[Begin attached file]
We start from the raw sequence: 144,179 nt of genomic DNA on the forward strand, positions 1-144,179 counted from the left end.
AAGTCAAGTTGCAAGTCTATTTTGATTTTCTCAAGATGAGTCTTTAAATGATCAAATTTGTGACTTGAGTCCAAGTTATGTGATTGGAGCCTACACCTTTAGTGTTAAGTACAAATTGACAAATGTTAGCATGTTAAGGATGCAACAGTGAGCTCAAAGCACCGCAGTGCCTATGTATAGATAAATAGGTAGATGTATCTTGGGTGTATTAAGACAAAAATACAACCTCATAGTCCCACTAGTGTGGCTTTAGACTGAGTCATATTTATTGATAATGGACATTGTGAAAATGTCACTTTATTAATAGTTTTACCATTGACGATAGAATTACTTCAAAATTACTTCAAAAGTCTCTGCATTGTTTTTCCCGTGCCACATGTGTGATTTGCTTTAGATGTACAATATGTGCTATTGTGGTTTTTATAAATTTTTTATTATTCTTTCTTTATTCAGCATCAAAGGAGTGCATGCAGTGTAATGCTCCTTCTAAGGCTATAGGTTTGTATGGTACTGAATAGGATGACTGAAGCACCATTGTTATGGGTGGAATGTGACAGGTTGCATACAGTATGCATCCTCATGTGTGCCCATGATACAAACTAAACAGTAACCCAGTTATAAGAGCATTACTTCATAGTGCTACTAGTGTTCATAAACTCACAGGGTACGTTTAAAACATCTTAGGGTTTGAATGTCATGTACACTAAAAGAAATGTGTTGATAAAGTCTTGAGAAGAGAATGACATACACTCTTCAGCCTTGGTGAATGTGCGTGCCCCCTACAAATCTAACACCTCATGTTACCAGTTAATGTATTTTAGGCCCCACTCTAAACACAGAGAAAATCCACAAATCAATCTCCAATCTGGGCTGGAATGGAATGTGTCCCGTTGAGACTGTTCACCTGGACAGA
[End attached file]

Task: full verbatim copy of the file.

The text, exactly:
We start from the raw sequence: 144,179 nt of genomic DNA on the forward strand, positions 1-144,179 counted from the left end.
AAGTCAAGTTGCAAGTCTATTTTGATTTTCTCAAGATGAGTCTTTAAATGATCAAATTTGTGACTTGAGTCCAAGTTATGTGATTGGAGCCTACACCTTTAGTGTTAAGTACAAATTGACAAATGTTAGCATGTTAAGGATGCAACAGTGAGCTCAAAGCACCGCAGTGCCTATGTATAGATAAATAGGTAGATGTATCTTGGGTGTATTAAGACAAAAATACAACCTCATAGTCCCACTAGTGTGGCTTTAGACTGAGTCATATTTATTGATAATGGACATTGTGAAAATGTCACTTTATTAATAGTTTTACCATTGACGATAGAATTACTTCAAAATTACTTCAAAAGTCTCTGCATTGTTTTTCCCGTGCCACATGTGTGATTTGCTTTAGATGTACAATATGTGCTATTGTGGTTTTTATAAATTTTTTATTATTCTTTCTTTATTCAGCATCAAAGGAGTGCATGCAGTGTAATGCTCCTTCTAAGGCTATAGGTTTGTATGGTACTGAATAGGATGACTGAAGCACCATTGTTATGGGTGGAATGTGACAGGTTGCATACAGTATGCATCCTCATGTGTGCCCATGATACAAACTAAACAGTAACCCAGTTATAAGAGCATTACTTCATAGTGCTACTAGTGTTCATAAACTCACAGGGTACGTTTAAAACATCTTAGGGTTTGAATGTCATGTACACTAAAAGAAATGTGTTGATAAAGTCTTGAGAAGAGAATGACATACACTCTTCAGCCTTGGTGAATGTGCGTGCCCCCTACAAATCTAACACCTCATGTTACCAGTTAATGTATTTTAGGCCCCACTCTAAACACAGAGAAAATCCACAAATCAATCTCCAATCTGGGCTGGAATGGAATGTGTCCCGTTGAGACTGTTCACCTGGACAGA